10 Strategies to Prevent the Holiday Bulge

Pumpkin is a great source of beta-carotene and iron, and a few simple substitutions in your pie recipe can calories and fat. Yum, guilt-free pie!
'Tis the season for holiday feasts, a calendar packed with holiday parties, and weather that can diminish our motivation to train. In November and December we're faced with every culinary temptation imaginable, which makes it difficult to maintain peak fitness.

 

In fact, it's common for some to pack on five to 10 pounds of body fat onto their normally "cut" athletic bodies during the holiday season, which can compromise performance at winter races and make for a slow return to peak form in the spring.

Fortunately, the situation is far from hopeless. It's possible to enjoy all the festivities--including the special foods that help make the season so enjoyable. Read on to learn about 10 nutrition and fitness strategies that will help you maintain peak fitness during the holiday season.

1. Eat four to six smaller meals rather than "saving" yourself for that special holiday meal

Do you honestly think you can resist the smell of a holiday kitchen when you're starving? Chances aren't too favorable. Not only do smaller, more frequent meals enhance metabolic activity (meaning you burn more calories during the day), your less likely to binge on those holiday treats.

To help curb your appetite before a party, choose to snack on "heavy" foods or those that contain a high water content like broth-based soups, fruits and vegetables. Appetite-control researchers have found that your brain may monitor how much you eat based on the weight of your food. One study discovered that people automatically stop eating when they consume a particular weight of food, regardless of the amount of fat or calories.

If the food was light, but high in calories, study participants could easily consume 1,000 calories without feeling satisfied. But they stopped eating heavier low-calorie foods after just a few hundred calories. For example, for 300 calories, you could either have a couple handfuls of chips or five oranges. So instead of eating lightweight foods like chips, crackers, rice cakes and popcorn to curb your appetite, choose heavier foods like fruits and vegetables.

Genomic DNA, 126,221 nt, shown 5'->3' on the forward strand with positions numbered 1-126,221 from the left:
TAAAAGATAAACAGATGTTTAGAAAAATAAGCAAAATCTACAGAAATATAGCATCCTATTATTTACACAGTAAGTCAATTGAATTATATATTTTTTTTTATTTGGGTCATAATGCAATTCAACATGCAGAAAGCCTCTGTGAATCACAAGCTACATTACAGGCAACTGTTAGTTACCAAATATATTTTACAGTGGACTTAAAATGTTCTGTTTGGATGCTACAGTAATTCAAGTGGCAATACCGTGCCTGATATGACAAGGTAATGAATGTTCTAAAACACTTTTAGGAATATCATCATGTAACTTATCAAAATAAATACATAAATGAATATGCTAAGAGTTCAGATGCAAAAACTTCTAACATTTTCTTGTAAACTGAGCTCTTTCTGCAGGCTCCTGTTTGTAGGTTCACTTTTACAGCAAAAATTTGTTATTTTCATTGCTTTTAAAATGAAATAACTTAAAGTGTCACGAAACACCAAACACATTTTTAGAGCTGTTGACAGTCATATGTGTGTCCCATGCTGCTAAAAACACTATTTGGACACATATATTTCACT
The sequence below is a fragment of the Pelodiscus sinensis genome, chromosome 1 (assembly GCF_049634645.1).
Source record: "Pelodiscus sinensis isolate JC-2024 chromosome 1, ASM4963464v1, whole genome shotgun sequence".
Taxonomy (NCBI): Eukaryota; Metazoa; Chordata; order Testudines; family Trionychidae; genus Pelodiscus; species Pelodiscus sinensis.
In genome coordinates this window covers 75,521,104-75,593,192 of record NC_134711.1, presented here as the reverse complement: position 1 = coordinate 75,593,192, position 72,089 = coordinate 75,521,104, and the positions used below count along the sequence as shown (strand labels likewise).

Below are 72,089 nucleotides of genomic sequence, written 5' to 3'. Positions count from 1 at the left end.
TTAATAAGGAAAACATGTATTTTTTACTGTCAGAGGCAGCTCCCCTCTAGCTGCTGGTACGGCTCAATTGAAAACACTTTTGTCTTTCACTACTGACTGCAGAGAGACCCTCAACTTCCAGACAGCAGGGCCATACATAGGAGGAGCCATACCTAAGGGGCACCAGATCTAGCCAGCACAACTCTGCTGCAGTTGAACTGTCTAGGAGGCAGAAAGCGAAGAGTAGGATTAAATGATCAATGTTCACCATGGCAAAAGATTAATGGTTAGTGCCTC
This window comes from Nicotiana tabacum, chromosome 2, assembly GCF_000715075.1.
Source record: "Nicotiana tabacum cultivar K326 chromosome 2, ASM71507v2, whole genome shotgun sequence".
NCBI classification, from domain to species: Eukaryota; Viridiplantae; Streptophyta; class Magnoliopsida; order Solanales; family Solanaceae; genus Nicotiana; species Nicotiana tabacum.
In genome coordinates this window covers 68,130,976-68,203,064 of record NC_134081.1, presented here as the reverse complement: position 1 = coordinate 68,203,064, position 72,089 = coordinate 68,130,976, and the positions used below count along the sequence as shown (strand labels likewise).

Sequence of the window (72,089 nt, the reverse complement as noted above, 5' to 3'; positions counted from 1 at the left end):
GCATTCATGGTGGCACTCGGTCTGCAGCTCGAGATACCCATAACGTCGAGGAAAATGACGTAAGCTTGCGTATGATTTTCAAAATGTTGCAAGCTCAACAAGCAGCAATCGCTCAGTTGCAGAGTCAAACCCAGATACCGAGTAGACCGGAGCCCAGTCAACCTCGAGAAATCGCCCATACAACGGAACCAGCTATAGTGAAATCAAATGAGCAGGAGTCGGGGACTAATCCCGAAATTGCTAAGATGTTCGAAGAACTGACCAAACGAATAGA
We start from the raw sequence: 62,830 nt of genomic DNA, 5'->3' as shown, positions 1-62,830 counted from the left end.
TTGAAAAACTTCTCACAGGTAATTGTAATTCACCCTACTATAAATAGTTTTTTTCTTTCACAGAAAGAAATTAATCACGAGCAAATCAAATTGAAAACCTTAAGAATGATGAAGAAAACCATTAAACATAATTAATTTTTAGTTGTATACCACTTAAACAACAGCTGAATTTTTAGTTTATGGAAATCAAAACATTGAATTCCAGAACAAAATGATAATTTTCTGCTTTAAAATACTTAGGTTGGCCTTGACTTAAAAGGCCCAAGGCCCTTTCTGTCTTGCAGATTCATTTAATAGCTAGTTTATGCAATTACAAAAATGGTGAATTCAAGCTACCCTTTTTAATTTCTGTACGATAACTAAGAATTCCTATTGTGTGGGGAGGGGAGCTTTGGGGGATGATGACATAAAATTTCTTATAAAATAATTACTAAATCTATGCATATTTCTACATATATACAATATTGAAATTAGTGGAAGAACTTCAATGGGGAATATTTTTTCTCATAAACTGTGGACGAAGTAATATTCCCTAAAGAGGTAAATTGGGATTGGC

2. Plan a workout before a holiday party or big meal

Why not use all those scrumptious holiday foods as recovery from a hard run or bicycle ride? In the one or two hours after intense exercise, our bodies are more sensitive to the hormone insulin, which helps transport sugars to our depleted muscles. All those precious carbohydrates found in starchy holiday dishes like mashed potatoes, or sugars found in cranberry sauce or pumpkin pie are excellent for glycogen replenishment. And the protein you'll get from that holiday turkey meal will help repair damaged tissue. Furthermore, our metabolism is heightened after a hard effort, meaning we're more effective at burning those little "indulgences" that may otherwise pack on the unwanted weight for upcoming training.

3. In contrast to our "sports mentality" to pick up the pace, when eating, SLOW DOWN!

If you're competitive by nature, you may be inclined to "hurry" your meals. Unfortunately, you won't win a medal by eating fast and you'll make it even harder to win one at your next race with those additional pounds slowing your pace. It takes at least 20 minutes for our brains to signal that we're actually full, which means a slow eater will consume less calories before feeling full than someone who races through their meal. So rather than attempting to finish your plate first, see if you can outlast the competition by being the last to finish.

4. Remember the law of diminishing returns

Doesn't the first bite always taste the best? When looking at brain chemicals signaling "pleasure," scientists have found that we receive less pleasure the more we eat of a food. So rather than feeling like you must eat a full serving of every dessert at a holiday meal, take a bite or two and receive 90 percent of the pleasure at 10 percent of the calories.

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